Hawaii is a multilingual and multicultural society. The way in which Hawaiian society has developed over the years may explain to some degree why discourse in Japan attributes to it certain characteristics. There is an abundance of Japanese speakers in the United States. There are in fact almost half a million people across the States who use Japanese instead of English at home, but the State of Hawaii has one of the highest concentrations. Only California has more (U.S. Census Bureau 2015a). The difference, if compared with other states, is remarkable, hinting at existing factors that may have influenced this concentration of speakers. The Pacific coast has been historically associated with Japanese presence in the United States, and Hawaii too has been the destination for significant migrations originating from Japan. Furthermore, American migration policies in Hawaii had repercussions on migrations to the mainland as the islands acted as a gateway to the American West Coast (Daniels 2006). Eventually, nikkei communities originated around these historical places and this may have contributed to the number of Japanese speakers today. Hawaii is now home to one of the largest and most influential Japanese American communities in the nation. As Tsuda (2012) notes, the Hawaiian community has managed to maintain stronger transnational connections with Japan with respect to other Japanese American communities of the mainland. This might have led to an increased and stable presence, ultimately making Japanese one the most spoken languages on the islands.
 
The gathering of speakers in a specific area can have further implications. The biggest metropolitan concentration of speakers is in the capital Honolulu, on the island of Oahu (U.S. Census Bureau 2015b). The capital Honolulu is the main touristic hub of the state and the airport is also located there. The Daniel K. Inouye International Airport, named after a prominent politician of Japanese descent, supports mobility both ways across the Pacific and serves as the first point of contact with Hawaii for Japanese tourists arriving on the islands. It is safe to say that the vast majority of Japanese visitors who come to Hawaii do so by first arriving in one of the places in the United States of America with the highest number of Japanese speakers. In turn, such a high number of speakers may lead to residential concentration (Fishman 2013). In these contexts intergenerational transmission of the non-English mother tongue is more likely to happen and may have led to a higher presence of the Japanese language in the area over the years. It is something that, given the high numbers, even Japanese tourists outside of the community may have noticed during their visits.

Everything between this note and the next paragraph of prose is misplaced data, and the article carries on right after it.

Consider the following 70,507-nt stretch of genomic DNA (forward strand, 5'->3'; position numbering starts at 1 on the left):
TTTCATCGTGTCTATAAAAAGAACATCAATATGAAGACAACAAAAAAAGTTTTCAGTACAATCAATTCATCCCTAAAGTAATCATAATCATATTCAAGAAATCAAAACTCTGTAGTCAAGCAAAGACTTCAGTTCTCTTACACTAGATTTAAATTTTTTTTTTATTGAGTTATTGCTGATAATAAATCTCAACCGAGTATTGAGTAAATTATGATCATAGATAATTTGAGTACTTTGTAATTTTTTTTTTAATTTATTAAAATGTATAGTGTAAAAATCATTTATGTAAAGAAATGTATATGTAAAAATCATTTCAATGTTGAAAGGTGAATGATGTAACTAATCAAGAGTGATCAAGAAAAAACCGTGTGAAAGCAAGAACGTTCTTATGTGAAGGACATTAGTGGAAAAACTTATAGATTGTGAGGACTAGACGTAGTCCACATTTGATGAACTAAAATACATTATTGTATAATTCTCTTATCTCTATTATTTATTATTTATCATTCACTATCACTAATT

As tourists, Japanese visitors are likely to be exposed to their language in shops, restaurants and hotels which all abound in Honolulu. This is something that is being noticed by visitors and travel agencies alike and thus, rankings of hotels and places that offer Japanese language services are produced. The presence of services being geared towards a Japanese audience should not come as unexpected, especially for Honolulu. Historically, Japanese real estate investments in the U.S. have been significant, especially during the bubble economy, with Hawaiian hotels being popular among Japanese investors (Hara, Eyster 1990, Tsui 1987). Even before Japanese ownerships started to take over, the need for Japanese speaking personnel to be employed in the tourism industry of Hawaii had been noted since the sixties (Wolbrink 1974). During the initial boom, matters regarding language and culture became immediately evident. After the liberalisation of international travel in Japan in 1964, industry people in Hawaii started immediately to search for bilingual personnel to facilitate communication with visitors from Japan. The trend to try to accommodate the needs of this specific visitor profile has never ceased. The need for Japanese language jobs in Hawaii is a testament to the relevance the language has in the job market of the state. Many choose to focus on the study of the Japanese language to connect with their ancestry, while others do it for its employability in Hawaiian society, tourism, business, and commerce being critical industries for this language (Saft 2019).
 
Apart from the obvious encounters in shops and hotels, many texts cited the presence of Japanese culture in general. As wide as the term can be, certain elements are often cited such the customs and the physical landscape itself. When Japanese first arrived, they brought with them local customs and traditions from various prefectures (Smith 1962). The Japanese heritage is also reflected in the numerous yearly events held around the state, a prime example being the summer Obon dances. Although events like this often celebrate the roots of people of Japanese descent, they are inclusive in nature and they are capable of attracting thousands of participants from both inside and outside of the community. The physical landscape too is capable of evoking a sense of familiarity to Japanese tourists visiting Hawaii. Originally, plants and architectural elements were imported from Japan to specifically decorate households exteriors, making of certain areas of contemporary Hawaii a ‘transported landscape’ of Japanese origin (Ikagawa 1996). Buddhist temples and Japanese gardens are some examples. Tourists arriving in Hawaii are confronted by one immediately at the Daniel K. Inouye International Airport. In 1962 a series of gardens were built around the Terminal 2 ticketing lobby and the E Gates. The aim was precisely to ‘display the influence of Hawaiian, Chinese, and Japanese heritage upon island arriving in the State of Hawaii’ (State of Hawaii 2021). Some others eventually became full fledged tourist attractions. The Liliuokalani Gardens by the Sea in Hilo have pagodas, stone lanterns, arched bridges, and ponds just like a traditional garden in Japan would. There is also a replica of the historic Byōdōin temple of Kyoto on the island of Oahu. Built in 1968 to celebrate the 100th anniversary of the first Japanese immigrants, the structure is now a well known tourist spot. These examples of psychical spaces and actions associated with the community not only contribute to linguistic and cultural maintenance, but they also serve as a reminder of the popularity that elements derived from Japanese heritage enjoy in Hawaii today.